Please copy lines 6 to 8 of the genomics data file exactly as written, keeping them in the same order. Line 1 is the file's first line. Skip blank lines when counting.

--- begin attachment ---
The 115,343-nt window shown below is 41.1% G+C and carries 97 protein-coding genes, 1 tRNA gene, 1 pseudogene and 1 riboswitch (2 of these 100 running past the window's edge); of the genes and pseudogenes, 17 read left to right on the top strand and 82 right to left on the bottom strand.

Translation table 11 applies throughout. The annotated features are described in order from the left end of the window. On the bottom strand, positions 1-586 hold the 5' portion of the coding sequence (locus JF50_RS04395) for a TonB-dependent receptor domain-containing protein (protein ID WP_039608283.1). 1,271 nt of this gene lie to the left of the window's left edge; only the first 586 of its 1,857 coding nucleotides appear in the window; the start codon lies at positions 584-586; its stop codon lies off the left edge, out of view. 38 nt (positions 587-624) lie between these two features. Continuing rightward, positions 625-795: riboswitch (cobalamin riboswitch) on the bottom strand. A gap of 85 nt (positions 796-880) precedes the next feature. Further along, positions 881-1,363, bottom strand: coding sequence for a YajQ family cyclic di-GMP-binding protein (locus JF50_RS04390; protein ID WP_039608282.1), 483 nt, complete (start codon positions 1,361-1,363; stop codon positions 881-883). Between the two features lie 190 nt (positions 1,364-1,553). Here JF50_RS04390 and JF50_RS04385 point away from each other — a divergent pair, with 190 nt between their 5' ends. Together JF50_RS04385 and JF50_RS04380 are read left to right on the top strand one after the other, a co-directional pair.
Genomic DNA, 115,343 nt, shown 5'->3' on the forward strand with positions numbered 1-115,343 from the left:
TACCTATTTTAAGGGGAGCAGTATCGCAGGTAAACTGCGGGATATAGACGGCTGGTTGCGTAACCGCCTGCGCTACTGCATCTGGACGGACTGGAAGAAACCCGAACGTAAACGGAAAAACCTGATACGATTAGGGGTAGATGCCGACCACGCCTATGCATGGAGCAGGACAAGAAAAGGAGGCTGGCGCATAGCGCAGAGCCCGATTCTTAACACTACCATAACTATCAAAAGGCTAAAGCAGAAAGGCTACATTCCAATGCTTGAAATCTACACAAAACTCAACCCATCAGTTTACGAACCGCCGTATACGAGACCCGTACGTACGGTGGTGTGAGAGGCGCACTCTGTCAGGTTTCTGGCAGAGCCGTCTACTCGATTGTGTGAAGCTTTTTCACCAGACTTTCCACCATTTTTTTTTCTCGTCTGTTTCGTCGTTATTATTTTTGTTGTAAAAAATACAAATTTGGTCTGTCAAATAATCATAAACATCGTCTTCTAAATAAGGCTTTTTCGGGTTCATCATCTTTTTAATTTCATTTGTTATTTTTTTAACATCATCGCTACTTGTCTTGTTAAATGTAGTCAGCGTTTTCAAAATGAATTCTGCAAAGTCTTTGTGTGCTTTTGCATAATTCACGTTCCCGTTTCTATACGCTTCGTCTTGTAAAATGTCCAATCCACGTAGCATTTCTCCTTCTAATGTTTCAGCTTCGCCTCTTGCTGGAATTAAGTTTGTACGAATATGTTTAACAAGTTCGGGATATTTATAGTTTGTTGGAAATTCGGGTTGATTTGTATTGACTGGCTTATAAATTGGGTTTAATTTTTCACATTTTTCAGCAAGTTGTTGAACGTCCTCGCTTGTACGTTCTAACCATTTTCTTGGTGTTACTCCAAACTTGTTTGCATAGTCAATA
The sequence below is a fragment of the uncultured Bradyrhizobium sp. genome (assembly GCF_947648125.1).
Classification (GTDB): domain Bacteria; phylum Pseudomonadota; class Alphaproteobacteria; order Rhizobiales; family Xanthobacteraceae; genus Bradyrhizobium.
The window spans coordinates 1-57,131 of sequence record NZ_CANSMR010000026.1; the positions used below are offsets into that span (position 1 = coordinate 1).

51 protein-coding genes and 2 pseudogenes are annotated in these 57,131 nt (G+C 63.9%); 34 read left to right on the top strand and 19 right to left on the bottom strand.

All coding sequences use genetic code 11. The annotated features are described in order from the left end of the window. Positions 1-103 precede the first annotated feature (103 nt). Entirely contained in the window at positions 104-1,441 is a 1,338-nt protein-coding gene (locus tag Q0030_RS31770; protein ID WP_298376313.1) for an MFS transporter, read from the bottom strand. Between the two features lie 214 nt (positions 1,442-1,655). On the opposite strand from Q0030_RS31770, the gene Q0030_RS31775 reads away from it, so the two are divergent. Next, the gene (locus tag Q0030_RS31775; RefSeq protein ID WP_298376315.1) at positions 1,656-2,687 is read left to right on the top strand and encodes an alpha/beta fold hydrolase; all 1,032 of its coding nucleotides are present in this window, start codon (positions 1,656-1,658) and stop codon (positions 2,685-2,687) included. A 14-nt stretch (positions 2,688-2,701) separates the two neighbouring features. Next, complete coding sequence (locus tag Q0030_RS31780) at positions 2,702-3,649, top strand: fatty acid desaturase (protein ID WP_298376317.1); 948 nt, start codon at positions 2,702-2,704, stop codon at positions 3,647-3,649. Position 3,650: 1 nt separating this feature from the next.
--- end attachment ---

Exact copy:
Classification (GTDB): domain Bacteria; phylum Pseudomonadota; class Alphaproteobacteria; order Rhizobiales; family Xanthobacteraceae; genus Bradyrhizobium.
The window spans coordinates 1-57,131 of sequence record NZ_CANSMR010000026.1; the positions used below are offsets into that span (position 1 = coordinate 1).

51 protein-coding genes and 2 pseudogenes are annotated in these 57,131 nt (G+C 63.9%); 34 read left to right on the top strand and 19 right to left on the bottom strand.